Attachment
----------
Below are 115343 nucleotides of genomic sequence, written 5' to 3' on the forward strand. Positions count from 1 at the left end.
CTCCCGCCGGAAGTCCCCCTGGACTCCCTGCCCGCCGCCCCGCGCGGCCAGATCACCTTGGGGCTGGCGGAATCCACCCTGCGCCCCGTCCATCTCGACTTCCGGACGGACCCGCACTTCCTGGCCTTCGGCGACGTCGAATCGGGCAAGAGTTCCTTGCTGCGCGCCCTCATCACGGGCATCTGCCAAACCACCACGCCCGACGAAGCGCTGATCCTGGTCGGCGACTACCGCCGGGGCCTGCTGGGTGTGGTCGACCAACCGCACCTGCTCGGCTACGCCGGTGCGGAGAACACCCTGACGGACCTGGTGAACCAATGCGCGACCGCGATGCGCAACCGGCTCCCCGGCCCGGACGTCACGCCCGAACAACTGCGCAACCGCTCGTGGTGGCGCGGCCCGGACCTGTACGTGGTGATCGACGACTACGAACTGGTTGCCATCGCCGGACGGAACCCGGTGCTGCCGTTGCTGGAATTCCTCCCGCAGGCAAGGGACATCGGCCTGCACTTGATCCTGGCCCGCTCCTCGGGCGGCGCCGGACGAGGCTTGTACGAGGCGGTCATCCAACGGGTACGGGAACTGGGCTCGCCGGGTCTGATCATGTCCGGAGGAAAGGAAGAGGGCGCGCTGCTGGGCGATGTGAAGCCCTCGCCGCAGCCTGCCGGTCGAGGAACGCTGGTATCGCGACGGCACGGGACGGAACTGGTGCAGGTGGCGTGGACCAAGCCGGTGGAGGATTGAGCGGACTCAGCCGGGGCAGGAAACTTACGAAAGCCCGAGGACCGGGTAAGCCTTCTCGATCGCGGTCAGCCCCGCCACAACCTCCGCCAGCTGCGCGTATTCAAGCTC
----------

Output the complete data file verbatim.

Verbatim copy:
Below are 115343 nucleotides of genomic sequence, written 5' to 3' on the forward strand. Positions count from 1 at the left end.
CTCCCGCCGGAAGTCCCCCTGGACTCCCTGCCCGCCGCCCCGCGCGGCCAGATCACCTTGGGGCTGGCGGAATCCACCCTGCGCCCCGTCCATCTCGACTTCCGGACGGACCCGCACTTCCTGGCCTTCGGCGACGTCGAATCGGGCAAGAGTTCCTTGCTGCGCGCCCTCATCACGGGCATCTGCCAAACCACCACGCCCGACGAAGCGCTGATCCTGGTCGGCGACTACCGCCGGGGCCTGCTGGGTGTGGTCGACCAACCGCACCTGCTCGGCTACGCCGGTGCGGAGAACACCCTGACGGACCTGGTGAACCAATGCGCGACCGCGATGCGCAACCGGCTCCCCGGCCCGGACGTCACGCCCGAACAACTGCGCAACCGCTCGTGGTGGCGCGGCCCGGACCTGTACGTGGTGATCGACGACTACGAACTGGTTGCCATCGCCGGACGGAACCCGGTGCTGCCGTTGCTGGAATTCCTCCCGCAGGCAAGGGACATCGGCCTGCACTTGATCCTGGCCCGCTCCTCGGGCGGCGCCGGACGAGGCTTGTACGAGGCGGTCATCCAACGGGTACGGGAACTGGGCTCGCCGGGTCTGATCATGTCCGGAGGAAAGGAAGAGGGCGCGCTGCTGGGCGATGTGAAGCCCTCGCCGCAGCCTGCCGGTCGAGGAACGCTGGTATCGCGACGGCACGGGACGGAACTGGTGCAGGTGGCGTGGACCAAGCCGGTGGAGGATTGAGCGGACTCAGCCGGGGCAGGAAACTTACGAAAGCCCGAGGACCGGGTAAGCCTTCTCGATCGCGGTCAGCCCCGCCACAACCTCCGCCAGCTGCGCGTATTCAAGCTC